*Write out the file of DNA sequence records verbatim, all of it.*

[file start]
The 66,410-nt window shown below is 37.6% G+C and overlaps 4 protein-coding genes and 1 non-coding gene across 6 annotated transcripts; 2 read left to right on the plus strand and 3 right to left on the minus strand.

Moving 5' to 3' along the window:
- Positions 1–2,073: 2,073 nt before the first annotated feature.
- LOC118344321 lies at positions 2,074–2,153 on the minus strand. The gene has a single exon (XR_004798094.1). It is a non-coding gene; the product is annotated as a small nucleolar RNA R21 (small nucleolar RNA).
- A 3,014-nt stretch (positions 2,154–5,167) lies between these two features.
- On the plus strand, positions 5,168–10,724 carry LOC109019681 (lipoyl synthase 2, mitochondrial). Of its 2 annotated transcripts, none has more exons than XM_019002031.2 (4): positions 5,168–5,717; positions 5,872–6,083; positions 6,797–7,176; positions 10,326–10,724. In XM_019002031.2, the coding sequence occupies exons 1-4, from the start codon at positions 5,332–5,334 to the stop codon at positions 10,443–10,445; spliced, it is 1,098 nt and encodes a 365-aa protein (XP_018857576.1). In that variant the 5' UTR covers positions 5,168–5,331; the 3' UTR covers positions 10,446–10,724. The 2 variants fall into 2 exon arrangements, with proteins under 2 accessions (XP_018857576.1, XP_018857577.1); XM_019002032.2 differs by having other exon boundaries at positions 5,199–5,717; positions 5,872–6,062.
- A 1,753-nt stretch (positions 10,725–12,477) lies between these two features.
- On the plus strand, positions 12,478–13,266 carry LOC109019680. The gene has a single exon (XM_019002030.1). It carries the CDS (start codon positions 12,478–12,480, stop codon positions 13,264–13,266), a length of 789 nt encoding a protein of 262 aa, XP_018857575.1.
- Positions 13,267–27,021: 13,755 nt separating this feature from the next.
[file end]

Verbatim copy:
The 66,410-nt window shown below is 37.6% G+C and overlaps 4 protein-coding genes and 1 non-coding gene across 6 annotated transcripts; 2 read left to right on the plus strand and 3 right to left on the minus strand.

Moving 5' to 3' along the window:
- Positions 1–2,073: 2,073 nt before the first annotated feature.
- LOC118344321 lies at positions 2,074–2,153 on the minus strand. The gene has a single exon (XR_004798094.1). It is a non-coding gene; the product is annotated as a small nucleolar RNA R21 (small nucleolar RNA).
- A 3,014-nt stretch (positions 2,154–5,167) lies between these two features.
- On the plus strand, positions 5,168–10,724 carry LOC109019681 (lipoyl synthase 2, mitochondrial). Of its 2 annotated transcripts, none has more exons than XM_019002031.2 (4): positions 5,168–5,717; positions 5,872–6,083; positions 6,797–7,176; positions 10,326–10,724. In XM_019002031.2, the coding sequence occupies exons 1-4, from the start codon at positions 5,332–5,334 to the stop codon at positions 10,443–10,445; spliced, it is 1,098 nt and encodes a 365-aa protein (XP_018857576.1). In that variant the 5' UTR covers positions 5,168–5,331; the 3' UTR covers positions 10,446–10,724. The 2 variants fall into 2 exon arrangements, with proteins under 2 accessions (XP_018857576.1, XP_018857577.1); XM_019002032.2 differs by having other exon boundaries at positions 5,199–5,717; positions 5,872–6,062.
- A 1,753-nt stretch (positions 10,725–12,477) lies between these two features.
- On the plus strand, positions 12,478–13,266 carry LOC109019680. The gene has a single exon (XM_019002030.1). It carries the CDS (start codon positions 12,478–12,480, stop codon positions 13,264–13,266), a length of 789 nt encoding a protein of 262 aa, XP_018857575.1.
- Positions 13,267–27,021: 13,755 nt separating this feature from the next.